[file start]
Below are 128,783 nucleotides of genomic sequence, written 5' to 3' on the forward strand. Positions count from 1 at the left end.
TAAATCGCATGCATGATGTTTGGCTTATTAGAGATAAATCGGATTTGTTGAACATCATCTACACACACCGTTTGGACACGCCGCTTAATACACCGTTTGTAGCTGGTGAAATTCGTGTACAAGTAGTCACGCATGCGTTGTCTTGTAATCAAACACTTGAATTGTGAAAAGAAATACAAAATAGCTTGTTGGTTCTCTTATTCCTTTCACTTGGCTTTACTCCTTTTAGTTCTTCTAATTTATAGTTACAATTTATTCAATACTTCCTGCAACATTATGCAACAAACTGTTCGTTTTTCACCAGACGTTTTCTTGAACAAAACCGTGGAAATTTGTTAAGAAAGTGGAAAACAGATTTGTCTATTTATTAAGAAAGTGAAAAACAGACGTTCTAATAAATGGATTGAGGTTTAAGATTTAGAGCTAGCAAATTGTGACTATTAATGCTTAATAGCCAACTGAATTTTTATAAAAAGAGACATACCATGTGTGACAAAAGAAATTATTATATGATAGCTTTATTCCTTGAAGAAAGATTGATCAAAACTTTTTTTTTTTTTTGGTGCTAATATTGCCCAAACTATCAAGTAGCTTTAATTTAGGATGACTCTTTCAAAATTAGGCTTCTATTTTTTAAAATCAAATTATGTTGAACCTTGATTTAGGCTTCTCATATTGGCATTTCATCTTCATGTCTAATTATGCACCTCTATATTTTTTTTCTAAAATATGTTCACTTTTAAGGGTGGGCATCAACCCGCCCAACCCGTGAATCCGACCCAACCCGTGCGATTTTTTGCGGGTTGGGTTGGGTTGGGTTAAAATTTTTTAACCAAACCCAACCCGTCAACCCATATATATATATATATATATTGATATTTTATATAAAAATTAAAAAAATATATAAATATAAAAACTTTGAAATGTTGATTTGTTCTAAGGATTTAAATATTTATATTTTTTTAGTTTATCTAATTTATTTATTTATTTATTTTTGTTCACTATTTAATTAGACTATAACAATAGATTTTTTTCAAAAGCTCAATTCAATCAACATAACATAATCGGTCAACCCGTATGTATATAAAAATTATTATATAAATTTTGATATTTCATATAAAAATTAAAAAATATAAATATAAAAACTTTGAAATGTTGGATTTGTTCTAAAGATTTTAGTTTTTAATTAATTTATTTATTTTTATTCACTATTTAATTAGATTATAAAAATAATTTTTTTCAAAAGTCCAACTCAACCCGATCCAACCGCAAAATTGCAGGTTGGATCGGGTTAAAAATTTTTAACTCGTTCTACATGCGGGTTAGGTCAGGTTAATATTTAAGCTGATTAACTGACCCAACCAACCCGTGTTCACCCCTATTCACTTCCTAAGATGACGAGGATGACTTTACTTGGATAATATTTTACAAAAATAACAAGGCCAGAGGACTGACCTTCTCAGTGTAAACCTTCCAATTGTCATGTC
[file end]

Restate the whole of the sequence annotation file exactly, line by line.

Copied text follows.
Below are 128,783 nucleotides of genomic sequence, written 5' to 3' on the forward strand. Positions count from 1 at the left end.
TAAATCGCATGCATGATGTTTGGCTTATTAGAGATAAATCGGATTTGTTGAACATCATCTACACACACCGTTTGGACACGCCGCTTAATACACCGTTTGTAGCTGGTGAAATTCGTGTACAAGTAGTCACGCATGCGTTGTCTTGTAATCAAACACTTGAATTGTGAAAAGAAATACAAAATAGCTTGTTGGTTCTCTTATTCCTTTCACTTGGCTTTACTCCTTTTAGTTCTTCTAATTTATAGTTACAATTTATTCAATACTTCCTGCAACATTATGCAACAAACTGTTCGTTTTTCACCAGACGTTTTCTTGAACAAAACCGTGGAAATTTGTTAAGAAAGTGGAAAACAGATTTGTCTATTTATTAAGAAAGTGAAAAACAGACGTTCTAATAAATGGATTGAGGTTTAAGATTTAGAGCTAGCAAATTGTGACTATTAATGCTTAATAGCCAACTGAATTTTTATAAAAAGAGACATACCATGTGTGACAAAAGAAATTATTATATGATAGCTTTATTCCTTGAAGAAAGATTGATCAAAACTTTTTTTTTTTTTTGGTGCTAATATTGCCCAAACTATCAAGTAGCTTTAATTTAGGATGACTCTTTCAAAATTAGGCTTCTATTTTTTAAAATCAAATTATGTTGAACCTTGATTTAGGCTTCTCATATTGGCATTTCATCTTCATGTCTAATTATGCACCTCTATATTTTTTTTCTAAAATATGTTCACTTTTAAGGGTGGGCATCAACCCGCCCAACCCGTGAATCCGACCCAACCCGTGCGATTTTTTGCGGGTTGGGTTGGGTTGGGTTAAAATTTTTTAACCAAACCCAACCCGTCAACCCATATATATATATATATATATTGATATTTTATATAAAAATTAAAAAAATATATAAATATAAAAACTTTGAAATGTTGATTTGTTCTAAGGATTTAAATATTTATATTTTTTTAGTTTATCTAATTTATTTATTTATTTATTTTTGTTCACTATTTAATTAGACTATAACAATAGATTTTTTTCAAAAGCTCAATTCAATCAACATAACATAATCGGTCAACCCGTATGTATATAAAAATTATTATATAAATTTTGATATTTCATATAAAAATTAAAAAATATAAATATAAAAACTTTGAAATGTTGGATTTGTTCTAAAGATTTTAGTTTTTAATTAATTTATTTATTTTTATTCACTATTTAATTAGATTATAAAAATAATTTTTTTCAAAAGTCCAACTCAACCCGATCCAACCGCAAAATTGCAGGTTGGATCGGGTTAAAAATTTTTAACTCGTTCTACATGCGGGTTAGGTCAGGTTAATATTTAAGCTGATTAACTGACCCAACCAACCCGTGTTCACCCCTATTCACTTCCTAAGATGACGAGGATGACTTTACTTGGATAATATTTTACAAAAATAACAAGGCCAGAGGACTGACCTTCTCAGTGTAAACCTTCCAATTGTCATGTC